James Ammirato knew the Boston music scene is its own little microcosm of the city, and because of that, it’s really hard to be heard.
According to student punk rock band Snoozer, Boston’s up-and-coming music scene is caught in a flurry of new-wave scruffy bedroom pop and grainy low-fi jazz, in contrast to their distinct sound featured on their debut album, Tortoise, Hare.
The band is composed of junior singer-songwriter and guitarist James Ammirato, junior bassist Ian Downie, and Boston University junior and drummer Brendan Dunphy.
Dunphy said releasing Tortoise, Hare helped the band make a name for itself by introducing their own style of “running-with-scissors” punk music.
The three students formed Snoozer when Downie and Ammirato started to look into living off campus after their freshman year. They met Dunphy at a mutual friend’s birthday dinner, eventually exchanging numbers and deciding to play music together.
“I’m not really looking to be like, famous or anything,” Ammirato said in an interview. “It would be cool to get recognition, it was super cool that [The Beacon] reached out to me. I had no idea that anyone heard about it.”
After being together for a year and a half, the band members spent time collaborating on song ideas—pouring their hearts and souls into making a full-length, quality album. Ammirato said he spearheaded the production and release of Tortoise, Hare.
“[The album name] really isn’t that deep, it’s kind of an inside joke that I have with my bandmates,” Ammirato said. “We realized halfway through the recording that half of the songs are really fast, and half of them are really slow. Brendan and Ian were like, ‘James you are incapable of writing mid-tempo songs.’ So, tortoise: hare. Slow: fast.”
Downie said the band’s name stems from Ammirato and Downie’s sleeping schedules, or lack thereof.
“James basically didn’t have a sleeping schedule freshman year,” Downie said in an interview. “He would sleep in two-hour increments four or five times a day. He has a remarkable ability to fall asleep anywhere, as long as he’s sitting down, he can just knock out. Both of our lives were characterized by time not being real. So, that’s where Snoozer’s name comes from.”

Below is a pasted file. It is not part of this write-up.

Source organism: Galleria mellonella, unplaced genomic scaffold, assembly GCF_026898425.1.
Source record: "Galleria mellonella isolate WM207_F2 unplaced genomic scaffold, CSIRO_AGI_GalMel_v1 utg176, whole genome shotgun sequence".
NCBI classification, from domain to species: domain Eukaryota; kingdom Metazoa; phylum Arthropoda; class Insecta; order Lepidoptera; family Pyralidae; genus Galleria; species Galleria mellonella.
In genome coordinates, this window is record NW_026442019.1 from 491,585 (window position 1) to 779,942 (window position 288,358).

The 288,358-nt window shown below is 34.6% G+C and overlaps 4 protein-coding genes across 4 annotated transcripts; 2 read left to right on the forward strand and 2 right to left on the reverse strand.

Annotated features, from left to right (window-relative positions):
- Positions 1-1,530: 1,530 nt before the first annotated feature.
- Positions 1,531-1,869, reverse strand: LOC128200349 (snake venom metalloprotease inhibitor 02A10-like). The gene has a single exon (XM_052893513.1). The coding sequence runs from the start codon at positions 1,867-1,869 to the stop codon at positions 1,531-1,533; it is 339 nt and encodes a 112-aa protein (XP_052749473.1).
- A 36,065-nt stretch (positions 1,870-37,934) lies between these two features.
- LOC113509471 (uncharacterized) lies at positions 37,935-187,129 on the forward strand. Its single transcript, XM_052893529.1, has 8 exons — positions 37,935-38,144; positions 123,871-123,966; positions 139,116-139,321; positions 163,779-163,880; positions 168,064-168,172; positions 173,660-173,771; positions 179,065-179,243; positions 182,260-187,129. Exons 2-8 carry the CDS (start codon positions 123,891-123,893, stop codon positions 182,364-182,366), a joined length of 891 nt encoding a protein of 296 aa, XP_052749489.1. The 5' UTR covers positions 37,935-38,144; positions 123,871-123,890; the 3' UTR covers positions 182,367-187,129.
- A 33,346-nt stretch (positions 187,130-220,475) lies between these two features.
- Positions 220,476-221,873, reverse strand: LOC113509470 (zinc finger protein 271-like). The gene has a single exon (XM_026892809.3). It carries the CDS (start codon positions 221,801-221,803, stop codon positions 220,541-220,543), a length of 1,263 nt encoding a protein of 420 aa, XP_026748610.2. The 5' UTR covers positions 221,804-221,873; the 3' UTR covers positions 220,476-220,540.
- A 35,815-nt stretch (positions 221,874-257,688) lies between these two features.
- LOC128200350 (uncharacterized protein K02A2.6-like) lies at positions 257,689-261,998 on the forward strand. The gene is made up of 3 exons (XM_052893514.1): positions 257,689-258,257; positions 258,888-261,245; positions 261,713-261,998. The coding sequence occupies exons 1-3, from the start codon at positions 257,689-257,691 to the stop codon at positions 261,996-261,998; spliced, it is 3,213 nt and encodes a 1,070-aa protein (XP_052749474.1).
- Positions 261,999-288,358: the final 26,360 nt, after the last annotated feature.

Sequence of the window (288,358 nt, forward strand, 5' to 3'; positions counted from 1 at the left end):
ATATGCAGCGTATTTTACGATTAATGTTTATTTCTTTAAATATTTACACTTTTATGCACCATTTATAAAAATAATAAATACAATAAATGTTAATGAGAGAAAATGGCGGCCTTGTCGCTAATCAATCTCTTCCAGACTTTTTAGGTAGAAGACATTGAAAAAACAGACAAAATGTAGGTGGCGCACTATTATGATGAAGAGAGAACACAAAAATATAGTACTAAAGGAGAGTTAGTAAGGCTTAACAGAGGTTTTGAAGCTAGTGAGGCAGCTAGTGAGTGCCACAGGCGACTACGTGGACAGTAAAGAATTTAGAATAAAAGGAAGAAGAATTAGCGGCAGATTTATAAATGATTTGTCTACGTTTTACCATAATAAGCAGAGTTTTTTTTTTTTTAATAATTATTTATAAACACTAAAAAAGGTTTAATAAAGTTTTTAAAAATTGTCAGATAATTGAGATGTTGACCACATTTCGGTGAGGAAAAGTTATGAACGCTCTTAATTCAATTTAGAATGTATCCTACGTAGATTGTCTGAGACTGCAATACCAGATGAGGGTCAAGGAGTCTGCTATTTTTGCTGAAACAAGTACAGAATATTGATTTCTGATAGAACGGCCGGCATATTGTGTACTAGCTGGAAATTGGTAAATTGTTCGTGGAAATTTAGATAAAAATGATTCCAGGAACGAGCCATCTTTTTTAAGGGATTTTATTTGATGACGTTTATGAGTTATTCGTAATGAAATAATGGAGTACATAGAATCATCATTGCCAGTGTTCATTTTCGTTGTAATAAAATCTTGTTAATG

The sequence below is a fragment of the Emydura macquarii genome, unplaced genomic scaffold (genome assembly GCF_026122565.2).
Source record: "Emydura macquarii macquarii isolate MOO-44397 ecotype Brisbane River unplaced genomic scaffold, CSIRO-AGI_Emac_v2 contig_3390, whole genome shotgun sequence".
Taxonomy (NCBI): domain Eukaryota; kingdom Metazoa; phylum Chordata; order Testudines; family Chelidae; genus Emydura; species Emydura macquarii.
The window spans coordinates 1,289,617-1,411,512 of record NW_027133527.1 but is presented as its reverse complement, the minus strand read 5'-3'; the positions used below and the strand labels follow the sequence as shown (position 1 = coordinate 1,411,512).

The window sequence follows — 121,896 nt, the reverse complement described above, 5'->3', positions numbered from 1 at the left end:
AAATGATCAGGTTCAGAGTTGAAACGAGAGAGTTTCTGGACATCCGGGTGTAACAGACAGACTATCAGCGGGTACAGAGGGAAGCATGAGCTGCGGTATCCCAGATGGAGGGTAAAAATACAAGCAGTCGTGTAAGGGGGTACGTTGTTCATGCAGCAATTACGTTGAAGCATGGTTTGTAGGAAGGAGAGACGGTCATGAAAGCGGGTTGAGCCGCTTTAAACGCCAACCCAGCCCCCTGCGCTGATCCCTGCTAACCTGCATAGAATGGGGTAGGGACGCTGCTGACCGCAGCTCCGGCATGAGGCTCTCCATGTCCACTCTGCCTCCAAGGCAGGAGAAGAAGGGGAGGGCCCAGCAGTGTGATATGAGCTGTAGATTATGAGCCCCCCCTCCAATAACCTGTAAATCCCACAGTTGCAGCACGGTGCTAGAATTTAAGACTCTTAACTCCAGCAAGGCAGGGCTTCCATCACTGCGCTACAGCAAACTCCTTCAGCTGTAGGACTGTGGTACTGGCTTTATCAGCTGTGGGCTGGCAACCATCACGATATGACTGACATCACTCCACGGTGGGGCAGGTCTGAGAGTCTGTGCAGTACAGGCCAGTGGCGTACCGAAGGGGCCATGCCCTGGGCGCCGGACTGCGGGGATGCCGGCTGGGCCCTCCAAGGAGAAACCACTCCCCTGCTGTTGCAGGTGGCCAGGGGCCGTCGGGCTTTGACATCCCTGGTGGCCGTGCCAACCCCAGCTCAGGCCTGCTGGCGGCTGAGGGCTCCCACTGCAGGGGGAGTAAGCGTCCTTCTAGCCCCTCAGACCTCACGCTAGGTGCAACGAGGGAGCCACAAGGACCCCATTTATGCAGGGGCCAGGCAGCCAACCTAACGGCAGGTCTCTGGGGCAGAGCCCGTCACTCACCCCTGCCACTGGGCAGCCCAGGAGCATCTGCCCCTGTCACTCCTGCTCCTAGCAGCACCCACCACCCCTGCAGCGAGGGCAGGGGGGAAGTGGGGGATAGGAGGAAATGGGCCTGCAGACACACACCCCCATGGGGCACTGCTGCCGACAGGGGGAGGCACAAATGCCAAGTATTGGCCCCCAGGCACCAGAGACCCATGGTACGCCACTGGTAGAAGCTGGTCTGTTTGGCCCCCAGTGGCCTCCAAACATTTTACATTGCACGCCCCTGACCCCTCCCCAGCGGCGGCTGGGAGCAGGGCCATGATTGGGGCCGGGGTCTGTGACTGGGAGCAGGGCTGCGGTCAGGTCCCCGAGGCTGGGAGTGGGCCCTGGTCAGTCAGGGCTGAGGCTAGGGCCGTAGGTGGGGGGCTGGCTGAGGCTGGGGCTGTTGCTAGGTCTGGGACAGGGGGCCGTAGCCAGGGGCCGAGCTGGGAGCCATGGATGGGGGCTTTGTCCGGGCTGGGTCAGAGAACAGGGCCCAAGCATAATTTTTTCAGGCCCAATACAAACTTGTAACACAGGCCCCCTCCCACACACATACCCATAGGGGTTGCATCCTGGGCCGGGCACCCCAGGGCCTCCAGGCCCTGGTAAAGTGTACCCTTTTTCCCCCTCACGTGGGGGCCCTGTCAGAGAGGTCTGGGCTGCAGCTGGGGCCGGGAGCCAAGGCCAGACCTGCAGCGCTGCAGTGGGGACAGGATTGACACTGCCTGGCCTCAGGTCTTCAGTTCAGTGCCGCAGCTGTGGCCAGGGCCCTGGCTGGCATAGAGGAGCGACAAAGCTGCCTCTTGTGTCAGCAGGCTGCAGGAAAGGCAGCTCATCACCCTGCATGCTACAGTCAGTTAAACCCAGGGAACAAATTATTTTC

Ammirato found that after meeting Downie and Dunphy, jam and writing sessions turned out to be more fun.
“[My music] was really Elliot Smith-y, like, singer-songwriter, sad boy shit. I wanted to be making loud, electric guitar music,” Ammirato said. “[Writing solo] was a lot less collaborative and less fun as a result, it was just kind of like, ‘oh let’s get this product’ instead of, ‘oh let’s make music,’ so it’s a lot more fun having a band with your friends.’”
Downie said the album itself is more of a compilation of songs Ammirato had worked on over a period of time, rather than a consistent project that had been planned out. Ammirato said it took three months for the band to nail down the tracks in a studio.
Ammirato reached out to his long-time friend and guitar teacher Jesse Trepiak, who works at the YMCA in Newton, about needing a place to record new songs.
Dunphy recounted his experience recording at the YMCA.
“I took the D Line out to Riverside,” Dunphy said. “[Downie] picked me up from there. We drove to the YMCA, walked amongst a bunch of kindergarteners down to the basement, and then recorded an album.”
The process consisted of three recording sessions total, the initial session focusing on laying down the drum tracks, and the later sessions highlighting bass, guitar and vocals. The format of the studio and recording session allowed the three to communicate with one another while recording the music.
Will Goldsmith, a student at Newton North High School interning with Trepiak, did most of the mixing and mastering in the album’s post-production. Ammirato said he took it upon himself to get Tortoise, Hare on streaming services using the distribution company Distrokid, which streams one’s music on every streaming platform.
Ammirato advised aspiring musicians on entering the music industry to take chances.
“Be really open to any collaboration that people throw out to you,” Ammirato said. “A lot of people are really hesitant to collaborate with people they don’t know, or people that make music that they aren’t open to. But you’d be really surprised at what can come of a seemingly very oppositional relationship between two artists.”
Dunphy said he hopes audiences will give the album a listen.
“People can listen to the album if they want,” Dunphy said. “It’s their own prerogative. Why not listen? It’s a nice album. That’s just me. Who am I to say? I’m just a guy. I think it’s worth listening to.”